By John Haughey | Watchdog.org
A week after learning Florida’s projected $223 million surplus in this year’s budget “has likely disappeared” as Hurricane Michael’s recovery costs mount, state fiscal analysts are offering some unexpectedly rosy forecasts for the fiscal year 2020 budget that could include tax refunds for state businesses.
According to the Legislature’s Office of Economic and Demographic Research (OEDR), the state is seeing an unanticipated surge in revenue collections that will boost coffers next year and the year after.
Since the 2019 fiscal year began July 1, state revenue collections have exceeded August projections by $365.2 million, primarily from significant increases in sales and corporate tax income.
Sales tax revenues are $173.5 million above what analysts projected and $126 million more in corporate income tax collections than forecast, OEDR Coordinator Amy Baker told the Senate Appropriations Committee in a pre-session primer in Tallahassee this week.
In August, OEDR analysts projected a $156 million increase in corporate income-tax collections in 2018. The additional $126 million boost could put that hike at nearly $300 million.
The unexpected surge could also mean returning more than $60 million in tax refunds to state businesses, following adoption of House Bill 7093, introduced by Rep. Paul Renner, R-Palm Coast, during the 2018 legislative session.
If the anticipated surge does “materialize” as projected, Baker said, it “would trigger the tax rate reduction and refunds” outlined in HB 7093.
The bill includes a “trigger mechanism” to automatically cut the state’s corporate income tax rate if collections for this fiscal year exceed state projections by more than 7 percent. If that happens, the rate would be cut in 2019 and refunded to taxpayers in 2020.
The rate-cut “trigger” also applies to the franchise tax for banks and savings associations.
Baker said if estimates are accurate, state businesses could see $50 million in tax savings in 2020 and $12.6 million in 2021.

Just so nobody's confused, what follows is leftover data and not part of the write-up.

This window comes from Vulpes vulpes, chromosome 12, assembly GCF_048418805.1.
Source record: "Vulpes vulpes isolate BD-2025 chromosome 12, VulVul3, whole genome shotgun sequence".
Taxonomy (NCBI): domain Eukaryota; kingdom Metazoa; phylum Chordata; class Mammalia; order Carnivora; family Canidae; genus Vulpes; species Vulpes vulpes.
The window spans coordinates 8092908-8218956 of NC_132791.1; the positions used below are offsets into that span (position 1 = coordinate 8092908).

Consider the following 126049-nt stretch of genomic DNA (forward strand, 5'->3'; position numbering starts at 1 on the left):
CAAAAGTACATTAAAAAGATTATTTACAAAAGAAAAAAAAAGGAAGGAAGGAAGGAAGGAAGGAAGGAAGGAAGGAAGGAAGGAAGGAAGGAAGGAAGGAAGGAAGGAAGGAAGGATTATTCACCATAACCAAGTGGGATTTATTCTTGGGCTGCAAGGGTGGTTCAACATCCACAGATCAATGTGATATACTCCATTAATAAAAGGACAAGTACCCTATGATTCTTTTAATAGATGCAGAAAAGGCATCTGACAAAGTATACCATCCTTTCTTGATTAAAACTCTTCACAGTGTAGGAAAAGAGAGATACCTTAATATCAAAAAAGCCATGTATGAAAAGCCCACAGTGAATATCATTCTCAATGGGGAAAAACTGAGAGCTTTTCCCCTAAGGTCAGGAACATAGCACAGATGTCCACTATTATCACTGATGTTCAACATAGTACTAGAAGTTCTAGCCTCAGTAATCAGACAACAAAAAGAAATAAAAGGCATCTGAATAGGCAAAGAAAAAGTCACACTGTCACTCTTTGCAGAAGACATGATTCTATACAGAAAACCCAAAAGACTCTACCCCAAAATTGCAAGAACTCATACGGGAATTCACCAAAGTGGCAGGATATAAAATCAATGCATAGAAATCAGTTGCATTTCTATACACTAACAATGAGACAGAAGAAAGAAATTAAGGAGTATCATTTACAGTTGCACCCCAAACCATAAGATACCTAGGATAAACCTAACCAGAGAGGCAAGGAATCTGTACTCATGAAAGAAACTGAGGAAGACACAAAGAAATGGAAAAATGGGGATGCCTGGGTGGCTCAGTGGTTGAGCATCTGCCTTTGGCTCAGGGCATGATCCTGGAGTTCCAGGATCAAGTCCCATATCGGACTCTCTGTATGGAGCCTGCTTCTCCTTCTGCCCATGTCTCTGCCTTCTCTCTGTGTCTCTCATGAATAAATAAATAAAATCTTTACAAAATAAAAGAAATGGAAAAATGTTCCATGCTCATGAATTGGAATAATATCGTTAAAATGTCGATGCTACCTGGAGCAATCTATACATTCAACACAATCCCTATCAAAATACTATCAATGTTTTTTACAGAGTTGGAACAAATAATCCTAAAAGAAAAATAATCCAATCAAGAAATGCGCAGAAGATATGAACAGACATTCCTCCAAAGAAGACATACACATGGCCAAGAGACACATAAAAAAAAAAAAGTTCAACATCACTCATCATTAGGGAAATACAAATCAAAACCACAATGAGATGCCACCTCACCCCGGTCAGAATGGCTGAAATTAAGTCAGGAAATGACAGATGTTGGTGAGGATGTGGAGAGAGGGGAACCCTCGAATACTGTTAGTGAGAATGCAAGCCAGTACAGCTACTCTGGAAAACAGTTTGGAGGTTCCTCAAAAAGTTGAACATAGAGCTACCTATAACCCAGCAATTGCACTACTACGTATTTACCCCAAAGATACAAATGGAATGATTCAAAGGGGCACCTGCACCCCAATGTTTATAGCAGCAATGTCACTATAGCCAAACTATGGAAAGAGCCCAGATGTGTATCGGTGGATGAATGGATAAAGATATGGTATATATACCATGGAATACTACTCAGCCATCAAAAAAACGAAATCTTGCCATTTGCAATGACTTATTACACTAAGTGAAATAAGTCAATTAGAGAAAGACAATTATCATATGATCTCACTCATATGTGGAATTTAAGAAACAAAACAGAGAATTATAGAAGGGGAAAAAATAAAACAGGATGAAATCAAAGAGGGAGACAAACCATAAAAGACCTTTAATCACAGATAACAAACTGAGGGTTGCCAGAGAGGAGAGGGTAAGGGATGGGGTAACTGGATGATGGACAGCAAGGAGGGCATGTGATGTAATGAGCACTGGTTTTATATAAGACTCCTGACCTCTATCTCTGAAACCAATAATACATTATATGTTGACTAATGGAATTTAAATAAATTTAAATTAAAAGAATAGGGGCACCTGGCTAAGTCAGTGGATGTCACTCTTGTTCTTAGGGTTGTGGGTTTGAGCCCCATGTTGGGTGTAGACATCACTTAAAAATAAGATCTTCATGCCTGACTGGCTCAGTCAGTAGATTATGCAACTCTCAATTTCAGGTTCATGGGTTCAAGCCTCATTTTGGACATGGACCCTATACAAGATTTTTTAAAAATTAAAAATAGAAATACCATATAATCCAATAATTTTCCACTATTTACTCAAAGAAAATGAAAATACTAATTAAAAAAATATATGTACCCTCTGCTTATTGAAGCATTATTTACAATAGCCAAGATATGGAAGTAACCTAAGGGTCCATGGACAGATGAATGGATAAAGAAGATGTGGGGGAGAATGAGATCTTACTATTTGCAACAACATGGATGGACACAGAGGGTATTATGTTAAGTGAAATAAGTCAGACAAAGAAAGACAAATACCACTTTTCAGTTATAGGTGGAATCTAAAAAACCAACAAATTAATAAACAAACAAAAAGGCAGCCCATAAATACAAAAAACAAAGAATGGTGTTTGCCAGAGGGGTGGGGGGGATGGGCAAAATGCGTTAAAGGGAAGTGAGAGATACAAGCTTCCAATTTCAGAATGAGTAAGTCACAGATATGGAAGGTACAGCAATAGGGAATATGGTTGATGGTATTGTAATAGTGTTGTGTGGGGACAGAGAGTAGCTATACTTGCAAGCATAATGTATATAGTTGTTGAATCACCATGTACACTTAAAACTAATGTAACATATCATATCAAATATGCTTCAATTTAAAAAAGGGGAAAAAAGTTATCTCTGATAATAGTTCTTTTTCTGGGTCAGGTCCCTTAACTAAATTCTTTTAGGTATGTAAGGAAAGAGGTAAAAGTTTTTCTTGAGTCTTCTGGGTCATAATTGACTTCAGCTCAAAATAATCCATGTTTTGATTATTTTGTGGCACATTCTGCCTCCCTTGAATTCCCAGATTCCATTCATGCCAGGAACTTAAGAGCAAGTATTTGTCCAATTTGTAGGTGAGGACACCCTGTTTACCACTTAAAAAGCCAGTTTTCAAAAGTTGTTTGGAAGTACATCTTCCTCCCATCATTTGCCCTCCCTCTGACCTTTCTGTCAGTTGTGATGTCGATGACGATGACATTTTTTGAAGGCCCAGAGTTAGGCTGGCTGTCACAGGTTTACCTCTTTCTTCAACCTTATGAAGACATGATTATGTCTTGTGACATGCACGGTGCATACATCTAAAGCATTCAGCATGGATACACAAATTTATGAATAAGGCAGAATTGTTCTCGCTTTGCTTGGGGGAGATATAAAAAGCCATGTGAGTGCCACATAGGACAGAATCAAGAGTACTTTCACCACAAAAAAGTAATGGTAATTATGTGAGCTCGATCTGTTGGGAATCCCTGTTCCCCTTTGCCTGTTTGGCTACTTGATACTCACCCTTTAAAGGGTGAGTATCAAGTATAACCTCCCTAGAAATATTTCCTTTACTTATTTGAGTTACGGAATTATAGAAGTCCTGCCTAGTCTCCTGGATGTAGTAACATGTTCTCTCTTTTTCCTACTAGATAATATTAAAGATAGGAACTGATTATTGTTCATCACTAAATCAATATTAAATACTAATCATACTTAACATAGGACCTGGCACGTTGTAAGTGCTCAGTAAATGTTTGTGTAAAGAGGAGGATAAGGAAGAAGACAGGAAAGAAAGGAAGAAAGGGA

Florida’s 6 percent sales tax is the state government’s largest single source of revenue, generating about $26 billion a year. The state’s 5.5 percent corporate income tax funnels about $2.2 billion a year into the state’s coffers.
Revenues from the two taxes are the primary sources of money the Legislature uses to pay for schools, health programs and prisons.
Extrapolated beyond Fiscal 2020 into the year after, the OEDR estimates initial revenue forecasts will increase by $842 million over two years — by $461.5 million next year and by $380.5 million in Fiscal 2021.
Baker said the $842 million boost in anticipated state revenues would be the largest biennial increase since April 2006.
However, she cautioned, national indicators show some weakening in key economic factors that could influence how the state’s forecasts pan out.
“There is an elevated level of risk due to the mature stage of the current economic expansion,” she said.
Collectively, including all estimated revenues, the OEDR estimates the state should collect an additional $1.48 billion in general revenue this year, a 4.8 percent increase over the same forecast this time last year, and $1.01 billion, or 3.1 percent, more than the forecasts for 2019.
The 21-member Senate Appropriations Committee, chaired by Rep. Rob Bradley, R-Orange Park, will meet several more times before the 2019 legislative session begins on March 5, although a scheduled Jan. 10 pre-session primer has been scratched.